Recapitulation of early embryonic spatial patterning in human embryonic stem cells using micropatterned control of colony architecture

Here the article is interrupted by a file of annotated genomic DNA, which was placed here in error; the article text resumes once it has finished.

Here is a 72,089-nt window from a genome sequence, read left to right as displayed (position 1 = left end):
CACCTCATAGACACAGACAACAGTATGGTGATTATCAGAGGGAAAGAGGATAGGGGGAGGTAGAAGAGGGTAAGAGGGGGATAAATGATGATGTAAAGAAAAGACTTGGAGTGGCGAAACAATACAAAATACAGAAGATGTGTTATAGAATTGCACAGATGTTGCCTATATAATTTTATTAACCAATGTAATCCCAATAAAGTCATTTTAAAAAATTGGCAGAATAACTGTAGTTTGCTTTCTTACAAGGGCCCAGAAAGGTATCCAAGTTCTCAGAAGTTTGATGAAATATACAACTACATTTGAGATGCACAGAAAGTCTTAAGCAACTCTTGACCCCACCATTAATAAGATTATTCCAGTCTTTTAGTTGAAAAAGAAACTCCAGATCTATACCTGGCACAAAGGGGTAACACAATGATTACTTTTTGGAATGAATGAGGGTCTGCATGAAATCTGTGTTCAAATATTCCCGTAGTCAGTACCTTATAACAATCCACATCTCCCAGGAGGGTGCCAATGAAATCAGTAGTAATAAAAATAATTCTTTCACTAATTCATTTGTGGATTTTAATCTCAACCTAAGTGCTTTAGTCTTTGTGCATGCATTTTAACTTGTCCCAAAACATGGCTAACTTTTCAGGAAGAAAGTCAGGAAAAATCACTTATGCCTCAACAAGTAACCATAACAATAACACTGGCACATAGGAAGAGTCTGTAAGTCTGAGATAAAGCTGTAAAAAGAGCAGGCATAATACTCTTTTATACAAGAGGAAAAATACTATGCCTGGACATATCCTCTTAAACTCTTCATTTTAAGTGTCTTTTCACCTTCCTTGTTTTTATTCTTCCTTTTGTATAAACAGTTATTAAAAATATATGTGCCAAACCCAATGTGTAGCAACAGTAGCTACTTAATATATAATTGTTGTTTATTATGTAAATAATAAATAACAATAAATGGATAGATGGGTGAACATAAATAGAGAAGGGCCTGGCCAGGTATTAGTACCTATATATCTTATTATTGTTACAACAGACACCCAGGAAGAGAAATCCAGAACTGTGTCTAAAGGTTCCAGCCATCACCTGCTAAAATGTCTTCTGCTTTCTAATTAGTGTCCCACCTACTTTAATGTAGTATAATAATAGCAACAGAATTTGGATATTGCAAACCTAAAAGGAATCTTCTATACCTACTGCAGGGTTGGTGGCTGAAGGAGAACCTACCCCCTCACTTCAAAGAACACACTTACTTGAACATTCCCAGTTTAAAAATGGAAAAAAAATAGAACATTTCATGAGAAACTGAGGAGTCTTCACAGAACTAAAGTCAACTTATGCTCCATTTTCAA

Embryos allocate cells to the three germ layers in a spatially ordered sequence. In response to growth factors, human embryonic stem cells (hESCs) can generate the three germ layers in culture, however, differentiation is typically heterogeneous and spatially disordered. Here we take a first step toward recapitulation of early embryonic patterning by showing that hESCs confined to circular disks comparable in size to mammalian embryos using micropatterning technology and treated with the gastrulation inducing signal BMP4 differentiate to an outer trophectoderm-like ring followed by the three embryonic germ layers in an ordered, reproducible sequence along the radial axis of the colony. Fates are defined relative to the boundary, but have intrinsically determined dimensions; small colonies correspond to the outer layers of larger ones. Self-organized cell communication limits the range of BMP signaling to the colony edge but induces a broader gradient of Activin/Nodal signaling that patterns mesendodermal fates. These results demonstrate that the intrinsic tendency of stem cells to make patterns can be harnessed by controlling colony geometries, and provide a quantitative assay for cell-cell signaling.